Background: Injection drug user (IDU) experience and perceptions of police practices may alter syringe exchange program (SEP) use or influence risky behaviour. Previously, no community-level data had been collected to identify the prevalence or correlates of police encounters reported by IDUs in the United States. Methods: New York City IDUs recruited through respondent-driven sampling were asked about past-year police encounters and risk behaviours, as part of the National HIV Behavioural Surveillance study. Data were analysed using multiple logistic regression. Results: A majority (52%) of respondents (n=514) reported being stopped by police officers; 10% reported syringe confiscation. In multivariate modelling, IDUs reporting police stops were less likely to use SEPs consistently (adjusted odds ratio [AOR]=0.59; 95% confidence interval [CI]=0.40-0.89), and IDUs who had syringes confiscated may have been more likely to share syringes (AOR=1.76; 95% CI=0.90-3.44), though the finding did not reach statistical significance. Conclusions: Findings suggest that police encounters may influence consistent SEP use. The frequency of IDU-police encounters highlights the importance of including contextual and structural measures in infectious disease risk surveillance, and the need to develop approaches harmonizing structural policing and public health. © 2013 Elsevier B.V. Source

Krishnan A.,Yale University | Wickersham J.A.,Yale University | Chitsaz E.,Yale University | Springer S.A.,Yale University | And 3 more authors.
AIDS and Behavior | Year: 2013

HIV-infected individuals with substance use disorders have a high prevalence of medical and psychiatric morbidities that complicate treatment. Incarceration further disrupts healthcare access and utilization. Without appropriate diagnosis and treatment, drug relapse upon release exceeds 85 %, which contributes to poor health outcomes. A prospective cohort of 1,032 HIV-infected jail detainees were surveyed in a ten-site demonstration project during incarceration and six-months post-release, in order to examine the effect of predisposing factors, enabling resources and need factors on their subsequent drug use. Homelessness, pre-incarceration cocaine and opioid use, and high drug and alcohol severity were significantly associated with cocaine and opioid relapse. Substance abuse treatment, though poorly defined, did not influence post-release cocaine and opioid use. An approach that integrates multiple services, simultaneously using evidence- based substance abuse, psychiatric care, and social services is needed to improve healthcare outcomes for HIV-infected persons transitioning from jails to the community. Source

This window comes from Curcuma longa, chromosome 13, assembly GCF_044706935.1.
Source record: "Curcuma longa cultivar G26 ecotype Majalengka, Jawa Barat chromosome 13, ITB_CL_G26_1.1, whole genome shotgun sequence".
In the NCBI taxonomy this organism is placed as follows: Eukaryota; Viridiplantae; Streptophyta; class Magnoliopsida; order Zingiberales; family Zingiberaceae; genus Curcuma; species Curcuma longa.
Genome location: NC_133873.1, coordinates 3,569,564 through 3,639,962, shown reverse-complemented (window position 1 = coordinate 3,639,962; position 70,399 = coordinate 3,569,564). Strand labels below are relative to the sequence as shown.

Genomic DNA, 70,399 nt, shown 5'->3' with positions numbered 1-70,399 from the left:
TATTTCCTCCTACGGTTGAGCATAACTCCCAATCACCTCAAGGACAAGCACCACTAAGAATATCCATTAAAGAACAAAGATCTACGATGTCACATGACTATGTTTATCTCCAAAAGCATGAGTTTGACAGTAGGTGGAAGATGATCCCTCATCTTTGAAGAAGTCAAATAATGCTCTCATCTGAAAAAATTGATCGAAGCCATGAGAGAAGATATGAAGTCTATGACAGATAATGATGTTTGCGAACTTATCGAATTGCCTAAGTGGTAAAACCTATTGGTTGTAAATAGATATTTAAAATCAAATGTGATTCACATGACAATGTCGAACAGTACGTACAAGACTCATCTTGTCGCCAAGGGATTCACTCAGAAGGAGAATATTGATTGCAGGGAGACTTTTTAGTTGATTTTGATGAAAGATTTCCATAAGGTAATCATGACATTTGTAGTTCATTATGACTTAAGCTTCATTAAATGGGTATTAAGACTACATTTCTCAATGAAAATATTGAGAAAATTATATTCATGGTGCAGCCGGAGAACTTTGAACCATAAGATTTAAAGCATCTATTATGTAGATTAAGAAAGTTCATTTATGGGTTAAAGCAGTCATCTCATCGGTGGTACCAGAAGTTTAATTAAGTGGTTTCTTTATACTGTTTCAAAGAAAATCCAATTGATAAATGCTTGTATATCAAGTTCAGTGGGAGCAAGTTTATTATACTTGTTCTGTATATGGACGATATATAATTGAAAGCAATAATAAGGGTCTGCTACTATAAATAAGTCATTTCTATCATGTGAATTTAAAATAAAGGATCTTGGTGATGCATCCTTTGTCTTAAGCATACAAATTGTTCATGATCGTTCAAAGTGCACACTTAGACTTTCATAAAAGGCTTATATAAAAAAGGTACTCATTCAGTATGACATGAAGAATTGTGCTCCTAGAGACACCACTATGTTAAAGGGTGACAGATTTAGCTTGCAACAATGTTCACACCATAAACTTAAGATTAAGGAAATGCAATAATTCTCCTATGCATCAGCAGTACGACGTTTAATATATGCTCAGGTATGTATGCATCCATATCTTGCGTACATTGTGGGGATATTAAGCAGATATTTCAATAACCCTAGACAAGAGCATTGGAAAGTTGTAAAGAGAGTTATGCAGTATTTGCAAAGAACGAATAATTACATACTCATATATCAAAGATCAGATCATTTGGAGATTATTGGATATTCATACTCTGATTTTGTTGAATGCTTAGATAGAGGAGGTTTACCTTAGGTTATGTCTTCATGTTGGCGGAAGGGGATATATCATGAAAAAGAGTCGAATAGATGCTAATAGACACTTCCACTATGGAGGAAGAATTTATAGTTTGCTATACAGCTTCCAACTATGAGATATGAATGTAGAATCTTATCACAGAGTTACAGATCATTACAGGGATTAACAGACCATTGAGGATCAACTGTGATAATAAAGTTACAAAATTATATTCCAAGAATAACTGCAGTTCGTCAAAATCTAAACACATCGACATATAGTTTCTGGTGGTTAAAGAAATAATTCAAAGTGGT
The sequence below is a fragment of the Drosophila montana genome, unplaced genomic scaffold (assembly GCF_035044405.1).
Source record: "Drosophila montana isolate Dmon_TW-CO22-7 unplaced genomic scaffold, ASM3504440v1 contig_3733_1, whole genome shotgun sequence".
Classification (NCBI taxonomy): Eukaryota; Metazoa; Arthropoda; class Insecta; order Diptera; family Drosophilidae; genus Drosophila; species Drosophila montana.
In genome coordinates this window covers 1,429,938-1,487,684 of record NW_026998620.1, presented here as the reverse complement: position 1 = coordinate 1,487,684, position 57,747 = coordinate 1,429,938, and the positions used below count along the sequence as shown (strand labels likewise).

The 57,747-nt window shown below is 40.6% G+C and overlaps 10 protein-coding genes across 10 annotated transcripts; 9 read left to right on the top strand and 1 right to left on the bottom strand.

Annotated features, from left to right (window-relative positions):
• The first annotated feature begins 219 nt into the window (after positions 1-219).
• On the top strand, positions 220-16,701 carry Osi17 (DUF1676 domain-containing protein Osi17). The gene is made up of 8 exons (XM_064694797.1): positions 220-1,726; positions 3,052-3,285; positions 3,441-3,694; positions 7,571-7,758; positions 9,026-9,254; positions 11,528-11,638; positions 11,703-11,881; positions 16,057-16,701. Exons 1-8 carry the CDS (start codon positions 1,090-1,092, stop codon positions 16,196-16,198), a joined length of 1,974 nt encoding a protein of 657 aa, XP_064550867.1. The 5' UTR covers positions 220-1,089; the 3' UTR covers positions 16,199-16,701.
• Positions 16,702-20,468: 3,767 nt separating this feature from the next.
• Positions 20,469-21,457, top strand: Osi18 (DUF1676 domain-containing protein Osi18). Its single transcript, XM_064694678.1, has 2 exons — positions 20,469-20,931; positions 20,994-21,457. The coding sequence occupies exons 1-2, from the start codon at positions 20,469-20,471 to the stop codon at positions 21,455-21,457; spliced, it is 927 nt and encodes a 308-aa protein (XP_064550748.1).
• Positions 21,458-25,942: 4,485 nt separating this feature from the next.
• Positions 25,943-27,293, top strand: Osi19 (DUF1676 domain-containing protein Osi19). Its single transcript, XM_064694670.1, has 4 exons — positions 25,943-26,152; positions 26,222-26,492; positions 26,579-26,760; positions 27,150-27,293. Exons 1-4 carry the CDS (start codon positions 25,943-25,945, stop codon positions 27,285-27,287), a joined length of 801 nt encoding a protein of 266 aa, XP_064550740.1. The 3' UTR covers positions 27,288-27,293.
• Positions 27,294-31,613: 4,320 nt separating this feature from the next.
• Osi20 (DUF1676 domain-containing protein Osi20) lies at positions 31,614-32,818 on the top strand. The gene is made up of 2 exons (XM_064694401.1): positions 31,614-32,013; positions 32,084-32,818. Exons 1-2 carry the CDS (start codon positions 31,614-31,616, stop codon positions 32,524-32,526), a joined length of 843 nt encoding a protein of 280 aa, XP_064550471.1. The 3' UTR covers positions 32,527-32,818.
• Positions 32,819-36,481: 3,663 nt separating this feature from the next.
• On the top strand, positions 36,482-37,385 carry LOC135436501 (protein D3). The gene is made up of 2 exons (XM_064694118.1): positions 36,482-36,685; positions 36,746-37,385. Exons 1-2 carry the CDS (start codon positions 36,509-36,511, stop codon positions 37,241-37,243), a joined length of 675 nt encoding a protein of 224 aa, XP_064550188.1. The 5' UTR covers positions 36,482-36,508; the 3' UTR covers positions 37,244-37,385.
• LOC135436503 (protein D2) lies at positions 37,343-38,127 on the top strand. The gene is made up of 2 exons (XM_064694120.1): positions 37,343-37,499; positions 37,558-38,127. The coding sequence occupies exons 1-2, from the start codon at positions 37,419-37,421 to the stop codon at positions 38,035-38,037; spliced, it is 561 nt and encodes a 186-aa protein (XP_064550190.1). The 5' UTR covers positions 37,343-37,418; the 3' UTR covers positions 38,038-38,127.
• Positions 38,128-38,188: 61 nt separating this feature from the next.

Matte T.D.,25 Worth Street | Lane K.,25 Worth Street | Ito K.,25 Worth Street
Health Security | Year: 2016

Extreme heat event excess mortality has been estimated statistically to assess impacts, evaluate heat emergency response, and project climate change risks. We estimated annual excess non-external-cause deaths associated with extreme heat events in New York City (NYC). Extreme heat events were defined as days meeting current National Weather Service forecast criteria for issuing heat advisories in NYC based on observed maximum daily heat index values from LaGuardia Airport. Outcomes were daily non-external-cause death counts for NYC residents from May through September from 1997 to 2013 (n = 337,162). The cumulative relative risk (CRR) of death associated with extreme heat events was estimated in a Poisson time-series model for each year using an unconstrained distributed lag for days 0-3 accommodating over dispersion, and adjusting for within-season trends and day of week. Attributable death counts were computed by year based on individual year CRRs. The pooled CRR per extreme heat event day was 1.11 (95%CI 1.08-1.14). The estimated annual excess non-external-cause deaths attributable to heat waves ranged from -14 to 358, with a median of 121. Point estimates of heat wave-attributable deaths were greater than 0 in all years but one and were correlated with the number of heat wave days (r = 0.81). Average excess non-external-cause deaths associated with extreme heat events were nearly 11-fold greater than hyperthermia deaths. Estimated extreme heat event-associated excess deaths may be a useful indicator of the impact of extreme heat events, but single-year estimates are currently too imprecise to identify short-term changes in risk. © Mary Ann Liebert, Inc. 2016. Source